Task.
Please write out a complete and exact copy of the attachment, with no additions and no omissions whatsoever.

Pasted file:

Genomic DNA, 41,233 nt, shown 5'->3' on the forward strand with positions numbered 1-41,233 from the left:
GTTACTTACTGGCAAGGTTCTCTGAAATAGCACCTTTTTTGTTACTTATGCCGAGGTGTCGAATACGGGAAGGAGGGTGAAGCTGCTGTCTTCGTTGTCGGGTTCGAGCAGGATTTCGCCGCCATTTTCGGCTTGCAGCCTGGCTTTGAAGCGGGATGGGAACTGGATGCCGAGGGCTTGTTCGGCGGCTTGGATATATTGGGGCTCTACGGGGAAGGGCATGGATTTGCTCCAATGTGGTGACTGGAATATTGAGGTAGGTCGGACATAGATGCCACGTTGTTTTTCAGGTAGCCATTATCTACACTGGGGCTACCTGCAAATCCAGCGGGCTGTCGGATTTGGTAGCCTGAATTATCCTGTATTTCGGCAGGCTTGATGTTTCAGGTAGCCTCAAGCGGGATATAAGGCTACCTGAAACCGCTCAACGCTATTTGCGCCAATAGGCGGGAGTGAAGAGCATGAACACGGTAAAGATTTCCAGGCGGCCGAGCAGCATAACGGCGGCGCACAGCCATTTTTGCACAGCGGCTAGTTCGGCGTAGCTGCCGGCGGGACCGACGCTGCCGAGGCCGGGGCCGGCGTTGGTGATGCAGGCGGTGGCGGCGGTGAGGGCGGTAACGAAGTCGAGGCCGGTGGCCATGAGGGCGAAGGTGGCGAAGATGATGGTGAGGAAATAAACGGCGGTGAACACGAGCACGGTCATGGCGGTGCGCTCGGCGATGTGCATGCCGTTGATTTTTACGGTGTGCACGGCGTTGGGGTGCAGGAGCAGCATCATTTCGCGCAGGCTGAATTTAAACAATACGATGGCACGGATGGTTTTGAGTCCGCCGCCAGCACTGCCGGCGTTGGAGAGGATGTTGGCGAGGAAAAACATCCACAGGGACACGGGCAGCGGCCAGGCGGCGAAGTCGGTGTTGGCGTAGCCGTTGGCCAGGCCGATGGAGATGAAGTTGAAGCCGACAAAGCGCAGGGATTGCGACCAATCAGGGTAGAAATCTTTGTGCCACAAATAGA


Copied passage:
Genomic DNA, 41,233 nt, shown 5'->3' on the forward strand with positions numbered 1-41,233 from the left:
GTTACTTACTGGCAAGGTTCTCTGAAATAGCACCTTTTTTGTTACTTATGCCGAGGTGTCGAATACGGGAAGGAGGGTGAAGCTGCTGTCTTCGTTGTCGGGTTCGAGCAGGATTTCGCCGCCATTTTCGGCTTGCAGCCTGGCTTTGAAGCGGGATGGGAACTGGATGCCGAGGGCTTGTTCGGCGGCTTGGATATATTGGGGCTCTACGGGGAAGGGCATGGATTTGCTCCAATGTGGTGACTGGAATATTGAGGTAGGTCGGACATAGATGCCACGTTGTTTTTCAGGTAGCCATTATCTACACTGGGGCTACCTGCAAATCCAGCGGGCTGTCGGATTTGGTAGCCTGAATTATCCTGTATTTCGGCAGGCTTGATGTTTCAGGTAGCCTCAAGCGGGATATAAGGCTACCTGAAACCGCTCAACGCTATTTGCGCCAATAGGCGGGAGTGAAGAGCATGAACACGGTAAAGATTTCCAGGCGGCCGAGCAGCATAACGGCGGCGCACAGCCATTTTTGCACAGCGGCTAGTTCGGCGTAGCTGCCGGCGGGACCGACGCTGCCGAGGCCGGGGCCGGCGTTGGTGATGCAGGCGGTGGCGGCGGTGAGGGCGGTAACGAAGTCGAGGCCGGTGGCCATGAGGGCGAAGGTGGCGAAGATGATGGTGAGGAAATAAACGGCGGTGAACACGAGCACGGTCATGGCGGTGCGCTCGGCGATGTGCATGCCGTTGATTTTTACGGTGTGCACGGCGTTGGGGTGCAGGAGCAGCATCATTTCGCGCAGGCTGAATTTAAACAATACGATGGCACGGATGGTTTTGAGTCCGCCGCCAGCACTGCCGGCGTTGGAGAGGATGTTGGCGAGGAAAAACATCCACAGGGACACGGGCAGCGGCCAGGCGGCGAAGTCGGTGTTGGCGTAGCCGTTGGCCAGGCCGATGGAGATGAAGTTGAAGCCGACAAAGCGCAGGGATTGCGACCAATCAGGGTAGAAATCTTTGTGCCACAAATAGA